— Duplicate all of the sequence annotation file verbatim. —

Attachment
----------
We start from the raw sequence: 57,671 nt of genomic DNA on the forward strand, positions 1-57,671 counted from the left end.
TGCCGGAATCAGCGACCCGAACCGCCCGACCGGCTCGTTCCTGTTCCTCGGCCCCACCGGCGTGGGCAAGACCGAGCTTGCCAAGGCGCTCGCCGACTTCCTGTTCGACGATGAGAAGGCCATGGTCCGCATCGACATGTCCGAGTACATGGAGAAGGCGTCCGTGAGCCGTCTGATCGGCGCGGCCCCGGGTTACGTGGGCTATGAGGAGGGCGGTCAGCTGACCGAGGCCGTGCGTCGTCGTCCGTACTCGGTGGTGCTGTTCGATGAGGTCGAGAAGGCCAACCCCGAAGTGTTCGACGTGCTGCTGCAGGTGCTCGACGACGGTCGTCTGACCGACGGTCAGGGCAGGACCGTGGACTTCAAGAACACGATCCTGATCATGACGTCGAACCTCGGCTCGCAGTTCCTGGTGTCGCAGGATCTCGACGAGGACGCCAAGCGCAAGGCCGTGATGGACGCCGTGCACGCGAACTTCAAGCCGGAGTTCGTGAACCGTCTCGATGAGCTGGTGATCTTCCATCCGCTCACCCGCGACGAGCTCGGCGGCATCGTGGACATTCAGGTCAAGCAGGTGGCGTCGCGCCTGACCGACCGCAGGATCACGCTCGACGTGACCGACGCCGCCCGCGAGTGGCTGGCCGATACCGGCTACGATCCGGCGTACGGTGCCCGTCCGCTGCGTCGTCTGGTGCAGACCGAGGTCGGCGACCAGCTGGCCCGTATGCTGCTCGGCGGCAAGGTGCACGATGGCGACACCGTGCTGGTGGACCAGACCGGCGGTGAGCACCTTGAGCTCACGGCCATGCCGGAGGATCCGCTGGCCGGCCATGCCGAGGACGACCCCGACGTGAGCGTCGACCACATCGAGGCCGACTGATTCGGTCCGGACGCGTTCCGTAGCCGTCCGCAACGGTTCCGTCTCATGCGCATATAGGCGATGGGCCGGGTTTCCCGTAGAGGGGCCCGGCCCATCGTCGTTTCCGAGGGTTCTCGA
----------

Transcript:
We start from the raw sequence: 57,671 nt of genomic DNA on the forward strand, positions 1-57,671 counted from the left end.
TGCCGGAATCAGCGACCCGAACCGCCCGACCGGCTCGTTCCTGTTCCTCGGCCCCACCGGCGTGGGCAAGACCGAGCTTGCCAAGGCGCTCGCCGACTTCCTGTTCGACGATGAGAAGGCCATGGTCCGCATCGACATGTCCGAGTACATGGAGAAGGCGTCCGTGAGCCGTCTGATCGGCGCGGCCCCGGGTTACGTGGGCTATGAGGAGGGCGGTCAGCTGACCGAGGCCGTGCGTCGTCGTCCGTACTCGGTGGTGCTGTTCGATGAGGTCGAGAAGGCCAACCCCGAAGTGTTCGACGTGCTGCTGCAGGTGCTCGACGACGGTCGTCTGACCGACGGTCAGGGCAGGACCGTGGACTTCAAGAACACGATCCTGATCATGACGTCGAACCTCGGCTCGCAGTTCCTGGTGTCGCAGGATCTCGACGAGGACGCCAAGCGCAAGGCCGTGATGGACGCCGTGCACGCGAACTTCAAGCCGGAGTTCGTGAACCGTCTCGATGAGCTGGTGATCTTCCATCCGCTCACCCGCGACGAGCTCGGCGGCATCGTGGACATTCAGGTCAAGCAGGTGGCGTCGCGCCTGACCGACCGCAGGATCACGCTCGACGTGACCGACGCCGCCCGCGAGTGGCTGGCCGATACCGGCTACGATCCGGCGTACGGTGCCCGTCCGCTGCGTCGTCTGGTGCAGACCGAGGTCGGCGACCAGCTGGCCCGTATGCTGCTCGGCGGCAAGGTGCACGATGGCGACACCGTGCTGGTGGACCAGACCGGCGGTGAGCACCTTGAGCTCACGGCCATGCCGGAGGATCCGCTGGCCGGCCATGCCGAGGACGACCCCGACGTGAGCGTCGACCACATCGAGGCCGACTGATTCGGTCCGGACGCGTTCCGTAGCCGTCCGCAACGGTTCCGTCTCATGCGCATATAGGCGATGGGCCGGGTTTCCCGTAGAGGGGCCCGGCCCATCGTCGTTTCCGAGGGTTCTCGA